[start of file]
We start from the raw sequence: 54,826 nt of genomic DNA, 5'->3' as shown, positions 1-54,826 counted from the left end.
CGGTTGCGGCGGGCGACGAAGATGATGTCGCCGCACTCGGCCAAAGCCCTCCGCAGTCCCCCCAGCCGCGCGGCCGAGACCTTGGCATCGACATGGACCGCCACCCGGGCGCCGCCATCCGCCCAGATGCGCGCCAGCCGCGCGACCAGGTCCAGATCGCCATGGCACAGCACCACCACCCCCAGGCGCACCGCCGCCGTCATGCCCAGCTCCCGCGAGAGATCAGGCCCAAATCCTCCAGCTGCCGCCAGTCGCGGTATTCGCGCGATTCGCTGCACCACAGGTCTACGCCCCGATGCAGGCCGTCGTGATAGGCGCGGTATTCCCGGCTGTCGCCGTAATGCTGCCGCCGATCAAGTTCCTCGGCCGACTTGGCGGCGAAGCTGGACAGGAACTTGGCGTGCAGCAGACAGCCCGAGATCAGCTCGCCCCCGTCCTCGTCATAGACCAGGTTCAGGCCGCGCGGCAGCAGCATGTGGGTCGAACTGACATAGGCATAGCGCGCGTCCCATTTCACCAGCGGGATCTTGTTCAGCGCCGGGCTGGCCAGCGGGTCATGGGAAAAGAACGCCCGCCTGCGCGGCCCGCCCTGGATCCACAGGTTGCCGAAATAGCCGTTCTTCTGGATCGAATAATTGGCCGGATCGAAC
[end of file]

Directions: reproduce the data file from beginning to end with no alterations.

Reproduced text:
We start from the raw sequence: 54,826 nt of genomic DNA, 5'->3' as shown, positions 1-54,826 counted from the left end.
CGGTTGCGGCGGGCGACGAAGATGATGTCGCCGCACTCGGCCAAAGCCCTCCGCAGTCCCCCCAGCCGCGCGGCCGAGACCTTGGCATCGACATGGACCGCCACCCGGGCGCCGCCATCCGCCCAGATGCGCGCCAGCCGCGCGACCAGGTCCAGATCGCCATGGCACAGCACCACCACCCCCAGGCGCACCGCCGCCGTCATGCCCAGCTCCCGCGAGAGATCAGGCCCAAATCCTCCAGCTGCCGCCAGTCGCGGTATTCGCGCGATTCGCTGCACCACAGGTCTACGCCCCGATGCAGGCCGTCGTGATAGGCGCGGTATTCCCGGCTGTCGCCGTAATGCTGCCGCCGATCAAGTTCCTCGGCCGACTTGGCGGCGAAGCTGGACAGGAACTTGGCGTGCAGCAGACAGCCCGAGATCAGCTCGCCCCCGTCCTCGTCATAGACCAGGTTCAGGCCGCGCGGCAGCAGCATGTGGGTCGAACTGACATAGGCATAGCGCGCGTCCCATTTCACCAGCGGGATCTTGTTCAGCGCCGGGCTGGCCAGCGGGTCATGGGAAAAGAACGCCCGCCTGCGCGGCCCGCCCTGGATCCACAGGTTGCCGAAATAGCCGTTCTTCTGGATCGAATAATTGGCCGGATCGAAC